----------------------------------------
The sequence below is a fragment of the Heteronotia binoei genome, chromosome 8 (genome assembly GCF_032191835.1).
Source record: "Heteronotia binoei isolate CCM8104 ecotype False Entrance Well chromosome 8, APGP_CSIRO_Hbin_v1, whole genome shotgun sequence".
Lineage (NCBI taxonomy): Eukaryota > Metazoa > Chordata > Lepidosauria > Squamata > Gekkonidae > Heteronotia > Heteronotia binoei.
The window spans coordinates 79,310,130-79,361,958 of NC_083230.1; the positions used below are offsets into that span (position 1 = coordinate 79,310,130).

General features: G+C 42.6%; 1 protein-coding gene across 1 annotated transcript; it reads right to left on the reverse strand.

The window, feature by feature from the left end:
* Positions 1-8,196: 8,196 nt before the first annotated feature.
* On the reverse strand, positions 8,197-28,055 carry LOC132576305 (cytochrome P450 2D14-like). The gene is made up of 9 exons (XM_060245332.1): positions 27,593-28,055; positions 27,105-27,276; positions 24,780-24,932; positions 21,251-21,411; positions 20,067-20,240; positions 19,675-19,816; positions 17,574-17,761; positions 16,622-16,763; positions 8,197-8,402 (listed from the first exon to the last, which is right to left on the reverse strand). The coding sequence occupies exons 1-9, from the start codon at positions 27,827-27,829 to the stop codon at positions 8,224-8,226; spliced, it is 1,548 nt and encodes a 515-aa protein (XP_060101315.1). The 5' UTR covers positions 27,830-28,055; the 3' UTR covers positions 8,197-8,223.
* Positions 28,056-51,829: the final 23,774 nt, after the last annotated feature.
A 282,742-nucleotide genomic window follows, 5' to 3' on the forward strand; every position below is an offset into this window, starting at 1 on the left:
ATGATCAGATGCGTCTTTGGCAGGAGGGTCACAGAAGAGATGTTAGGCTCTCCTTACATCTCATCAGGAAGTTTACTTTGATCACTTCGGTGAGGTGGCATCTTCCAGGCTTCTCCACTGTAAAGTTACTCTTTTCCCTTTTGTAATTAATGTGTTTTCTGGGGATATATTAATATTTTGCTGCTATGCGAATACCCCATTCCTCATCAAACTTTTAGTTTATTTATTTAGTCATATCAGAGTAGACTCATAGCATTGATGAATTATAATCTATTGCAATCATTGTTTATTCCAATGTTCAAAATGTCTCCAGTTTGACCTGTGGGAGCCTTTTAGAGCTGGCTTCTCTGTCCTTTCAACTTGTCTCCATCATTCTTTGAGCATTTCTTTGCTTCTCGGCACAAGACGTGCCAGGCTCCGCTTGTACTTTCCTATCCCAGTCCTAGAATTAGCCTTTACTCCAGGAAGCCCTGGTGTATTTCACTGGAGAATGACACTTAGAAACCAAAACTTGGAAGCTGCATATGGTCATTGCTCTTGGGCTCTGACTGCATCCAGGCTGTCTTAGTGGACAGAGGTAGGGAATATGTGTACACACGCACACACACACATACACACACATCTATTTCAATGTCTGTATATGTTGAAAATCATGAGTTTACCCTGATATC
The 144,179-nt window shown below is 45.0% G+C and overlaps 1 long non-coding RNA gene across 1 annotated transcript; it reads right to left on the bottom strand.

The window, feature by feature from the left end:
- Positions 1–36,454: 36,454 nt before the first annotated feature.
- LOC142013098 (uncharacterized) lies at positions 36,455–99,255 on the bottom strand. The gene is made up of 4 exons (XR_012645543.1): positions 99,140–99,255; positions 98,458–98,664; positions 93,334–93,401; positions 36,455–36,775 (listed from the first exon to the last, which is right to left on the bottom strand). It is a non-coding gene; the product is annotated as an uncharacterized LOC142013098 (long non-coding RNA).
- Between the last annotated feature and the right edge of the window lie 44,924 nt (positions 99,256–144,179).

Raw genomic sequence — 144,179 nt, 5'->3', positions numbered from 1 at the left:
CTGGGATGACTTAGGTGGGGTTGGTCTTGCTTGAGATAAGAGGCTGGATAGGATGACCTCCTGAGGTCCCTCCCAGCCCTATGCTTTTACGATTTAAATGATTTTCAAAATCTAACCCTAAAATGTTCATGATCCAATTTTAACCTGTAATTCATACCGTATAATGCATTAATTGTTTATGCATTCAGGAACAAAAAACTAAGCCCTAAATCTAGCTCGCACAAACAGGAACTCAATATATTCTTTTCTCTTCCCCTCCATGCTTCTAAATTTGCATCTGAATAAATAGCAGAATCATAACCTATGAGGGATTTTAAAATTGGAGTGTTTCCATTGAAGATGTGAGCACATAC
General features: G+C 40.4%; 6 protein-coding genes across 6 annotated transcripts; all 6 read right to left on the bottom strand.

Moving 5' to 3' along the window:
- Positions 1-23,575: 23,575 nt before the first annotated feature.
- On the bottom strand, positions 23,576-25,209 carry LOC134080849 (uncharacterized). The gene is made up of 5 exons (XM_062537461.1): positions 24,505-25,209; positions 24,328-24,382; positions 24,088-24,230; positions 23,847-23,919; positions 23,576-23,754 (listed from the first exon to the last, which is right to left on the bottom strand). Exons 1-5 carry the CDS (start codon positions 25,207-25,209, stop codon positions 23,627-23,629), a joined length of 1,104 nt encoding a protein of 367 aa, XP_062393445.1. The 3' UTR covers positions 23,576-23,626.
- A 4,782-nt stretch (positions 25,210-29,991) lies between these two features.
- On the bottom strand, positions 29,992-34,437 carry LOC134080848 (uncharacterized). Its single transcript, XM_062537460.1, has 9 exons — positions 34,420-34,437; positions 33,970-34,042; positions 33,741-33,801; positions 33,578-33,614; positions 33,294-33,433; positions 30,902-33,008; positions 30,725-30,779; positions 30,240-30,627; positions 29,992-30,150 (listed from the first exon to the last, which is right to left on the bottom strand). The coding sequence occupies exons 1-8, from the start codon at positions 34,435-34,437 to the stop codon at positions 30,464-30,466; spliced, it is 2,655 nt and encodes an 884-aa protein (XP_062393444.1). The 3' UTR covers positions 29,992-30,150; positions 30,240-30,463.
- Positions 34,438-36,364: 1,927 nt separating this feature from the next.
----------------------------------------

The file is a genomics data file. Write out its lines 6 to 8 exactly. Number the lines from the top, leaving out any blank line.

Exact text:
The window, feature by feature from the left end:
* Positions 1-8,196: 8,196 nt before the first annotated feature.
* On the reverse strand, positions 8,197-28,055 carry LOC132576305 (cytochrome P450 2D14-like). The gene is made up of 9 exons (XM_060245332.1): positions 27,593-28,055; positions 27,105-27,276; positions 24,780-24,932; positions 21,251-21,411; positions 20,067-20,240; positions 19,675-19,816; positions 17,574-17,761; positions 16,622-16,763; positions 8,197-8,402 (listed from the first exon to the last, which is right to left on the reverse strand). The coding sequence occupies exons 1-9, from the start codon at positions 27,827-27,829 to the stop codon at positions 8,224-8,226; spliced, it is 1,548 nt and encodes a 515-aa protein (XP_060101315.1). The 5' UTR covers positions 27,830-28,055; the 3' UTR covers positions 8,197-8,223.